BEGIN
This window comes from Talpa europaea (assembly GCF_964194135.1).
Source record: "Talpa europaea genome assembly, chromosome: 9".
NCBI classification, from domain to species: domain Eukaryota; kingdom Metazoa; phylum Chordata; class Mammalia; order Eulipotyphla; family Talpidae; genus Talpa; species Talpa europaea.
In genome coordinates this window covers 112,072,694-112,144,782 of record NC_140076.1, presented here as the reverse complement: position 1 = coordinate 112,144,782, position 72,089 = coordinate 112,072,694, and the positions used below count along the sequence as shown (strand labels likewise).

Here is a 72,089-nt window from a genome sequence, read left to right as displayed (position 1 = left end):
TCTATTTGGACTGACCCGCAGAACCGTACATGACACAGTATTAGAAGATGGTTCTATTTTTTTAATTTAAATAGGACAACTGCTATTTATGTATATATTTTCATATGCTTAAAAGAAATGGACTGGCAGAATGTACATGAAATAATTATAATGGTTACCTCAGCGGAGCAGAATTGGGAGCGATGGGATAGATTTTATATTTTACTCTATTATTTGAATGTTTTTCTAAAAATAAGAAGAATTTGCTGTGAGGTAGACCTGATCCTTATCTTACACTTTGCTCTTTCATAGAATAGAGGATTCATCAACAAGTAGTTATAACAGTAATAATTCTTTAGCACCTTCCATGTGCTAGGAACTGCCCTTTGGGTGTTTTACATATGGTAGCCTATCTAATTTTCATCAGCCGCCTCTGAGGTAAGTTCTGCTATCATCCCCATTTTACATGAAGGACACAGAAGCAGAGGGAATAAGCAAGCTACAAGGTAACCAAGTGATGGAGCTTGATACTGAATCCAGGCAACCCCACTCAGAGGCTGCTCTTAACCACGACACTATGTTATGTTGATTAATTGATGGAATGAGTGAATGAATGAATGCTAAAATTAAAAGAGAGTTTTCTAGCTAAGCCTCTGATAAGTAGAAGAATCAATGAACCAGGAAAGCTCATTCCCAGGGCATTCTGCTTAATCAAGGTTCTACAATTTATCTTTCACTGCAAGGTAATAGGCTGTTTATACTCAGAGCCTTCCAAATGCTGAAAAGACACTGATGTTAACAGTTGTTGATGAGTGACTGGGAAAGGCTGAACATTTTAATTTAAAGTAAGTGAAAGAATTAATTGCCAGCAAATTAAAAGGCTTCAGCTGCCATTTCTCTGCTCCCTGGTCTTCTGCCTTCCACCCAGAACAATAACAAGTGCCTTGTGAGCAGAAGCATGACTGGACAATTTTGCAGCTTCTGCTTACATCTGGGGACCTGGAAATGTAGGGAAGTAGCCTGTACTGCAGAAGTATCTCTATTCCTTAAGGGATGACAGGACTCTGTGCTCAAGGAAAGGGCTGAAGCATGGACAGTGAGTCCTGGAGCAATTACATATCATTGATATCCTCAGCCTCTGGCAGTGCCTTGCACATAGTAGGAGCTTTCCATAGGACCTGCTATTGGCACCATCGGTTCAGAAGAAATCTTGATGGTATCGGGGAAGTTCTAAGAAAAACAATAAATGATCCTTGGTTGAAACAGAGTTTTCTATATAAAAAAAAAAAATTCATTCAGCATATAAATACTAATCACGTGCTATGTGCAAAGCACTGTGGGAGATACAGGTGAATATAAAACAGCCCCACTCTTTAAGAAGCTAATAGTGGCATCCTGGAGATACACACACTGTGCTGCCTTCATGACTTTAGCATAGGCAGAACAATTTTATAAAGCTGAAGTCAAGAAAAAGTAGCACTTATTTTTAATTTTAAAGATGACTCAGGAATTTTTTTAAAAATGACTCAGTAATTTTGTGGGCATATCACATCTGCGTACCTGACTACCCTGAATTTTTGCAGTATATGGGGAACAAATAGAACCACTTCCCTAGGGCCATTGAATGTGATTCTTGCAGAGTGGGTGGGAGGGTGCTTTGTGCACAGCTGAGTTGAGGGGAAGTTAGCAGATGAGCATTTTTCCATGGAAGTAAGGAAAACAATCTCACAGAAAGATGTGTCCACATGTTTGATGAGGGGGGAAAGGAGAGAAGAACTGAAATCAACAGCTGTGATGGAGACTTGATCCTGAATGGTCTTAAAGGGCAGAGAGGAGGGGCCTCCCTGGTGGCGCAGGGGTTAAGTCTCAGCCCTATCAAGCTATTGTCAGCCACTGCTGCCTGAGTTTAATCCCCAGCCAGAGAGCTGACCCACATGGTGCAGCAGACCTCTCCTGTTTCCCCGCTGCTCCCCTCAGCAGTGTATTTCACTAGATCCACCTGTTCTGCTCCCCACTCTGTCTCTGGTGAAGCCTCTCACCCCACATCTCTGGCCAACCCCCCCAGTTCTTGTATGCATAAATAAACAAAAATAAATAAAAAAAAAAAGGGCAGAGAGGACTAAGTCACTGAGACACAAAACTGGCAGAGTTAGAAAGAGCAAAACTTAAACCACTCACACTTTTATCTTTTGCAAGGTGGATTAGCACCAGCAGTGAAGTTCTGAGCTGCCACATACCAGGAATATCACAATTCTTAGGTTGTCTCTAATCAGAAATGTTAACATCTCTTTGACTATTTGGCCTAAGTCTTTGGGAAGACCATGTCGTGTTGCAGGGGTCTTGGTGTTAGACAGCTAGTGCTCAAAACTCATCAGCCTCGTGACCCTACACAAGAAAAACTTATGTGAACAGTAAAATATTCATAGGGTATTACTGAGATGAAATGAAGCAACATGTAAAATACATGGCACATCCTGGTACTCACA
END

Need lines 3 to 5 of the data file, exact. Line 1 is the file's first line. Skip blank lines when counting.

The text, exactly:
NCBI classification, from domain to species: domain Eukaryota; kingdom Metazoa; phylum Chordata; class Mammalia; order Eulipotyphla; family Talpidae; genus Talpa; species Talpa europaea.
In genome coordinates this window covers 112,072,694-112,144,782 of record NC_140076.1, presented here as the reverse complement: position 1 = coordinate 112,144,782, position 72,089 = coordinate 112,072,694, and the positions used below count along the sequence as shown (strand labels likewise).

Here is a 72,089-nt window from a genome sequence, read left to right as displayed (position 1 = left end):